Clear communication depends on contextual knowledge, so provide as much background information as possible. Let’s say you hire an interpreter to help you sort out an HR problem with an employee who is more comfortable in another language. Inform the interpreter about any previous meetings, the main issues to be discussed, the type of work the employee does, and anything else you think is relevant.

DO explain specific jargon and acronyms.

In many cases you don’t have to go as far as to provide a glossary; experienced interpreters will do some research on their own. But be sure to give them any internal jargon or acronyms that might be hard for outsiders to decipher. If your family members’ eyes glaze over when you start talking about the “BPO merger” and the “quarterly up-queue,” you’ll likely need to brief the interpreter about what these terms mean.

DO make sure all parties can be heard and seen.

Let your interpreter know what the physical space where you’ll be working looks like. Will you be sitting, standing, or touring a facility? How many people need to hear the interpreter? Will you play a video or will participants join via Skype or speakerphone? Knowing this information will allow your interpreter to better prepare for the situation or even suggest things you haven’t thought about, such as using simultaneous interpreting equipment.

DO hire more than one interpreter when necessary.

Interpreters do an incredible amount of cognitive work as they relay messages from one language into another, and quality suffers after about 30 minutes of continuous interpreting time. Talk with your interpreters and ask them what they need. If you are planning a presentation or a lengthy talk, they may suggest a team of interpreters to trade off and take breaks. If the meeting is more conversational and will include natural or scheduled breaks, you can likely get away with one interpreter for a few hours.

DO send files ahead of time.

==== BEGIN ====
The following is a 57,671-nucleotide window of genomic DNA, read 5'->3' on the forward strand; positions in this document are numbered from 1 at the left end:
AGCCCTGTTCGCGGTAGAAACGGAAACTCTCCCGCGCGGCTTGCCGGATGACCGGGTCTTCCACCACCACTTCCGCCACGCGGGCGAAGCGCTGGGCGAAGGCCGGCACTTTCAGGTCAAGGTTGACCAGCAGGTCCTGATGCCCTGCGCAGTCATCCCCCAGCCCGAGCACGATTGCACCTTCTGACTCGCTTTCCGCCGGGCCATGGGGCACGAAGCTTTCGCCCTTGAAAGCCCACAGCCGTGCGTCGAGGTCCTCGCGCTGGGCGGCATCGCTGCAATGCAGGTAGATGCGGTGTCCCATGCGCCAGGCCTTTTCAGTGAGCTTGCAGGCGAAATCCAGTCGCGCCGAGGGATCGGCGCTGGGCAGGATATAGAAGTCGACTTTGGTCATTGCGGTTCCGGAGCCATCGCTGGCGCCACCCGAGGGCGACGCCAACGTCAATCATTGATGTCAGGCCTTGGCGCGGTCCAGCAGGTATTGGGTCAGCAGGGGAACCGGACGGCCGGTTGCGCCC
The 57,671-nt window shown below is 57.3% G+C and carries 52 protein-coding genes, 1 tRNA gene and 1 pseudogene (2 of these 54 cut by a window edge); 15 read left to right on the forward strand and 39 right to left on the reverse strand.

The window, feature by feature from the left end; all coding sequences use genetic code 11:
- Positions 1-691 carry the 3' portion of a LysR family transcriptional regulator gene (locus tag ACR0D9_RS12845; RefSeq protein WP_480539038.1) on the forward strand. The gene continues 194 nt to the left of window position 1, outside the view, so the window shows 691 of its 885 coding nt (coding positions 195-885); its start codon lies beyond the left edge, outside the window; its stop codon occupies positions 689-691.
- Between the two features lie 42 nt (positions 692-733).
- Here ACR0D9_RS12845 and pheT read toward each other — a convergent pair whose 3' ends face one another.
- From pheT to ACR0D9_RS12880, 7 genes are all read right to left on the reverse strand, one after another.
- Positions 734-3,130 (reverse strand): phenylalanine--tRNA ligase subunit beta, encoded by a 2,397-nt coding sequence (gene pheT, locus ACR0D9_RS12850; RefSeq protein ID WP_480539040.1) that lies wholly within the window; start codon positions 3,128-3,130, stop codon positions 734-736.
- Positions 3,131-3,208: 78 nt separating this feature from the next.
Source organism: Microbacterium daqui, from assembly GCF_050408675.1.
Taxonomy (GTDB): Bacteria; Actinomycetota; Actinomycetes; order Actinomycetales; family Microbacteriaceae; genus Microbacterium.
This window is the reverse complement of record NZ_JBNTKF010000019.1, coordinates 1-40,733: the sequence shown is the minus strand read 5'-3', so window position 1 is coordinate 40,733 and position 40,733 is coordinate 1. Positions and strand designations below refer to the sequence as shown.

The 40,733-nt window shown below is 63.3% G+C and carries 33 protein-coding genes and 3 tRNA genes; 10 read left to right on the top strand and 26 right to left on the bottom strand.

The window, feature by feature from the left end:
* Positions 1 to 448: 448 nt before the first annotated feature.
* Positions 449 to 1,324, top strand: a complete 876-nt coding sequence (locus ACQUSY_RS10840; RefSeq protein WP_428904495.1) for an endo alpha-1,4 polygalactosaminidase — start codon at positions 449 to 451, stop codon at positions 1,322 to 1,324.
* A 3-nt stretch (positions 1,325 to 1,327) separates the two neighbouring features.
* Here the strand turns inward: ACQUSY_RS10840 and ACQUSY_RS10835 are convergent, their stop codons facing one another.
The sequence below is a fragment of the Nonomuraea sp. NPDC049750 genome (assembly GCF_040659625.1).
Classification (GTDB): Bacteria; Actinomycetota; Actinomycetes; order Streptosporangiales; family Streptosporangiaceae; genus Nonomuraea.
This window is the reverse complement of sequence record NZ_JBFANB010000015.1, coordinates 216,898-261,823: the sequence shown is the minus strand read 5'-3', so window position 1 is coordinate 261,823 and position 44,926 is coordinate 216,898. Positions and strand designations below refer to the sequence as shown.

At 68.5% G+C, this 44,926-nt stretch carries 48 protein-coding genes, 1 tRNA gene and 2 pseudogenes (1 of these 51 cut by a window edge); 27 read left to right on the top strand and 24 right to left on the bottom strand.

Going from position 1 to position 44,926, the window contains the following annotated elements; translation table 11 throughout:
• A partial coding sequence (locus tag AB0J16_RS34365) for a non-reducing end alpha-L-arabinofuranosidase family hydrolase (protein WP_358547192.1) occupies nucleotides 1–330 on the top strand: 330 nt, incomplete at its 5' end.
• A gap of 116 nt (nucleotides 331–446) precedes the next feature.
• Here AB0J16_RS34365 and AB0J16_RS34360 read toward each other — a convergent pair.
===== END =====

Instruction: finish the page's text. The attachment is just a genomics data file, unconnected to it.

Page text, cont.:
Always send any documentation that will be discussed a few days in advance. Agendas, contracts, previous meeting minutes, presentation slides—anything that provides context and terminology will greatly enhance the interpreter’s work process and save time during the actual meeting or event.

While simplicity and minimalism may work wonders for closet organization, the opposite applies when it comes to getting the most out of working with an interpreter. Share your goals, purpose, audience, and insider knowledge with interpreters in advance and you will save time and money in the long run. Generally speaking, if you follow the rule of “more is more,” everyone will be on the same page and you will reap the rewards.

ATA’s print and digital outreach campaign began in January 2016 with “Automation Doesn’t Solve Everything: Six Things You Should Know About Machine Translation.” To date, 22 articles have appeared in more than 140 professional and trade publications. Take a minute now to find out more. Click to read the articles and review the publication lists.


About the Author:

Elena Langdon, CT is an ATA director. She has worked as an interpreter and translator since 2000. An ATA-certified Portuguese>English translator, she is also certified by the Certification Commission for Healthcare Interpreters as a core-certified health care interpreter. She has a master’s degree in translation studies from the University of Massachusetts Amherst, and has been teaching interpreting and translation since 2005. A past chair of the National Board of Certification for Medical Interpreters, she currently helps produce webinars for interpreter trainers for the National Council on Interpreting in Health Care. Connect with Elena on Twitter @acolalang.